A – Z of Herbal Remedies

Help: To find Illnesses or Conditions associated with a Herbal Remedy. Select a letter from A - Z of Herbal Remedies. Or Scroll lists. Or Use Search.


Other Names: Cleavers, Barweed, Hedgeheriff, Clivers, Sticky Weed, Grip Grass, Gooseshare, Goosegrass, Catchweed, Beggar Lice, Goosebill, Sticky Willy, Bedstraw, Coachweed, Hariff, Hayriffe, Hayruff, Love-Man, Everlasting Friendship, Galium Aparine
Traditional Usages: Food, Coffee Substitute, Sunburn, Insomnia, Skin Disorders, Combats Dandruff, Snakebite, Obesity, Psoriasis, Urinary Disorders, Irritable Bladder, Skin Wash for Freckles, Kidney Stones, Varicose Veins, Gonorrhea (NZ), Prostate Disorders, Dropsy, Bed-wetting
Resources: Europe, North America, Australia, Asia, Canada,
Parts Used: Aerial Parts

Cleavers - Natural remedy for Urinary Incontinence: Cleavers gets its name from the small hooked hairs on its leaves that cause it to ‘cleave’ - or attach to anything that touches it. Cleavers treat urinary problems in part because of its diuretic effect. It also acts as a soothing coating along the inside of the bladder wall that may protect against irritation. Herbal tea or half a teaspoon of a liquid extract can be taken three times a day. To make herbal tea infuse one teaspoon of dried herbs in one cup of boiling water, strain and drink.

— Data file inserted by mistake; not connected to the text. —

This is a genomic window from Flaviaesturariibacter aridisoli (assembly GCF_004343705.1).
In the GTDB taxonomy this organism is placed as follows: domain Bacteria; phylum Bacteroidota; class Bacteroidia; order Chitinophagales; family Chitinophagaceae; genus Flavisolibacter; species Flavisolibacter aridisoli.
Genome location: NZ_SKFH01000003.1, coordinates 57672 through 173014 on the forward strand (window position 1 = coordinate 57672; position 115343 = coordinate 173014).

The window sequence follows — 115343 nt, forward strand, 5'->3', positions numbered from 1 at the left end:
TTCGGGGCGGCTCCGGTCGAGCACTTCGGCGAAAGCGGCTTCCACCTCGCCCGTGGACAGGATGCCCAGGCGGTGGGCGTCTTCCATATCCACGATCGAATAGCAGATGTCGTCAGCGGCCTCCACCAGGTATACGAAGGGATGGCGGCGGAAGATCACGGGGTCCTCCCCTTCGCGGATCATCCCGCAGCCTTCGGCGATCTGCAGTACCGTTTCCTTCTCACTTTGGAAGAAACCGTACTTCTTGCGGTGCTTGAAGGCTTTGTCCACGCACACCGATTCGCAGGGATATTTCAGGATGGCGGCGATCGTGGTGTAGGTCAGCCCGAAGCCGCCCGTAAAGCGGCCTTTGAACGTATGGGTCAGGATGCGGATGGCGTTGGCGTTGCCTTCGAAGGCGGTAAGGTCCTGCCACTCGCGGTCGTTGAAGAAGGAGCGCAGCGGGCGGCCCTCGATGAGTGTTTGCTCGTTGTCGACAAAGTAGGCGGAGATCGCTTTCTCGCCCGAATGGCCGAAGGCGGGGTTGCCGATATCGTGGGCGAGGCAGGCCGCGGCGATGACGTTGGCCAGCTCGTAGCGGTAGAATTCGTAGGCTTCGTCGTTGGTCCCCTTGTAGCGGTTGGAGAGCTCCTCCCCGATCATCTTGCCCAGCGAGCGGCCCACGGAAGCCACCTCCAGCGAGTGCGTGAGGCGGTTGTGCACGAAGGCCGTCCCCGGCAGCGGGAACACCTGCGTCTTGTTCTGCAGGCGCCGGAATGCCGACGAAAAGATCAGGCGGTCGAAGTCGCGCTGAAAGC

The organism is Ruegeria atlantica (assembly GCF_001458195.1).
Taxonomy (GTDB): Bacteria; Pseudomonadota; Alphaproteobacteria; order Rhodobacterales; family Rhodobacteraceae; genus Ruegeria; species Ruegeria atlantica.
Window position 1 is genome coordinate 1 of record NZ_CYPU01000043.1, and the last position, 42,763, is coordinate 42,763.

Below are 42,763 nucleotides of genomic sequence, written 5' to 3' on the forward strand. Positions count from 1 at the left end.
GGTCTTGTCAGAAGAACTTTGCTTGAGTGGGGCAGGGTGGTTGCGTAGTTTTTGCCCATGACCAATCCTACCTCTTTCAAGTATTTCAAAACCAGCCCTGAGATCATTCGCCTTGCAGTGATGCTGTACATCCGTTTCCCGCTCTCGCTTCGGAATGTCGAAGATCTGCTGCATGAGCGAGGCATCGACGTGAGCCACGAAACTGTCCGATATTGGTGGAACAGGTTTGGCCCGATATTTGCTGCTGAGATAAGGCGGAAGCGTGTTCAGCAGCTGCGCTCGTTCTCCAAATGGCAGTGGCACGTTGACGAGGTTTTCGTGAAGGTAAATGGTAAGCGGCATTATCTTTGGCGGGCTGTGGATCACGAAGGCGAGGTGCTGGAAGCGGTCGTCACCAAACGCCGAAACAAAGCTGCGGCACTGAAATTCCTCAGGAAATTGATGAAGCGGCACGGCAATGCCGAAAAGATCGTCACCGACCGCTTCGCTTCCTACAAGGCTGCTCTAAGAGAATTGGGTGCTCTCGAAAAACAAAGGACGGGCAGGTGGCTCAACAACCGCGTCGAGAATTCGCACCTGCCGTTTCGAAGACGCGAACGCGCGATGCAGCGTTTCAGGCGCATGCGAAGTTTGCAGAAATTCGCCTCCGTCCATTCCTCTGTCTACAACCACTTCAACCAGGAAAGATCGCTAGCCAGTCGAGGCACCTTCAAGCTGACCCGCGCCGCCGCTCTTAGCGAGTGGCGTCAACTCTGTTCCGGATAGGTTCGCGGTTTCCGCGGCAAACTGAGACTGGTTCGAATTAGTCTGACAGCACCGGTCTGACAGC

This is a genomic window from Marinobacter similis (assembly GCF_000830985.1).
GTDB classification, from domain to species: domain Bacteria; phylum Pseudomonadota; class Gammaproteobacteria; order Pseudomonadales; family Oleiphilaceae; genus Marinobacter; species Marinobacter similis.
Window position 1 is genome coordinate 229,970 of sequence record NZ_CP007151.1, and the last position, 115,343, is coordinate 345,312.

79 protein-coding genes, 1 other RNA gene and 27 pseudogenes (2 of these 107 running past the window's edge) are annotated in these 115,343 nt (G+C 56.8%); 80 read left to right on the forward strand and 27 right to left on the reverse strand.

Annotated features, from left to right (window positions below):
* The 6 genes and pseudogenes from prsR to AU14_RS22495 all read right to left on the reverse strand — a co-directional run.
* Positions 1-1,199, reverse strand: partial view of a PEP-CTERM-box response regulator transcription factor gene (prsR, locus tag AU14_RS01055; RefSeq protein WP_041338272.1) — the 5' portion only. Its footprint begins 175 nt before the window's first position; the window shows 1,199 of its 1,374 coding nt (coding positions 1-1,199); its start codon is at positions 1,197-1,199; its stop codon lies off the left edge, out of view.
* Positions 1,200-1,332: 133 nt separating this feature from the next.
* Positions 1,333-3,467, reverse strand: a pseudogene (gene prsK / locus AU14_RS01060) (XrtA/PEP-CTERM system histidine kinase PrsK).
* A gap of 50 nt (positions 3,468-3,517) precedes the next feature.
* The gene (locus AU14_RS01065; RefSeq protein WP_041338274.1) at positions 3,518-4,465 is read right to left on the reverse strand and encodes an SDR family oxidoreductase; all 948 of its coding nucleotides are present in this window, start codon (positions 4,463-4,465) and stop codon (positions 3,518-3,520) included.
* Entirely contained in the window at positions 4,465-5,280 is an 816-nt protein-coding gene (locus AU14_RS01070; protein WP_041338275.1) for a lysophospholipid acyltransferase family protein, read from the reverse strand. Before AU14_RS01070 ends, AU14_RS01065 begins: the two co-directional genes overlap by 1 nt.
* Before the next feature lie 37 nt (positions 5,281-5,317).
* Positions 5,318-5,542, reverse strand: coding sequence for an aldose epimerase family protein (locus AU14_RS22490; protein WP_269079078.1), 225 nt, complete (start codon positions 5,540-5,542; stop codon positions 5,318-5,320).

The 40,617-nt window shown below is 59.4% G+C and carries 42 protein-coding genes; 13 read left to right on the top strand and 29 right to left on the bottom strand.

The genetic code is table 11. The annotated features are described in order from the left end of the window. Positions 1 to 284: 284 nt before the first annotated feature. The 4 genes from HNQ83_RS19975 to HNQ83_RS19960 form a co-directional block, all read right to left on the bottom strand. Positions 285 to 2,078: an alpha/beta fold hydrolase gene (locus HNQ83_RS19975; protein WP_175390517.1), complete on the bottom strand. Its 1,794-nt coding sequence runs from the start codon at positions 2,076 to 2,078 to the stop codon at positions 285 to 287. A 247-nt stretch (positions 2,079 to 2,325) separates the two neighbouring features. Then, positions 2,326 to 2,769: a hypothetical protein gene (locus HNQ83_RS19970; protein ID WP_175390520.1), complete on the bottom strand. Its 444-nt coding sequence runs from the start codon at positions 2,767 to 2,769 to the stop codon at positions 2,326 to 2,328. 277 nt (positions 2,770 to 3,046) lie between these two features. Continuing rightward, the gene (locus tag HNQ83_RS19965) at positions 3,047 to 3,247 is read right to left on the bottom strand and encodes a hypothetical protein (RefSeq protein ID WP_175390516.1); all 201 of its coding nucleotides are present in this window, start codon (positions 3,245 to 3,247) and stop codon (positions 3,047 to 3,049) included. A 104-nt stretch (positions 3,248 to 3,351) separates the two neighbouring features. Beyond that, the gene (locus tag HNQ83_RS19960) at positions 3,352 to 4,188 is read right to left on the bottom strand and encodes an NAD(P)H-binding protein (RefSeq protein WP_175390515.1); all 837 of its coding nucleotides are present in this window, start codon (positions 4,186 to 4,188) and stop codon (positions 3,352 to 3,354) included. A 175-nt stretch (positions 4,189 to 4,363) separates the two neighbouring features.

Always seek the advice of your doctor before taking herbal remedies


Health Issues

Maca (Lepidum meyenii, Brassicaceae), a root vegetable grown in the Andean region of Peru, is widely used for its nutritional and therapeutic properties. Maca is said to improve male and female reproductive activity in diverse ways, from increasing arousal and reducing symptoms of menopause to boosting sperm quality,


The Food & Pandemics Report, produced by plant-based advocacy group ProVeg International, identifies the eating and farming of animals as “the single most risky human behaviour in relation to pandemics”, and calls for urgent changes to the global food system in order to prevent future outbreaks. The report has drawn support from inside the UN Environment Programme (UNEP).


An international team of researchers from Brazil, the United States and Sweden has found that polyphenols found in berries of the açaí palm (Euterpe oleracea)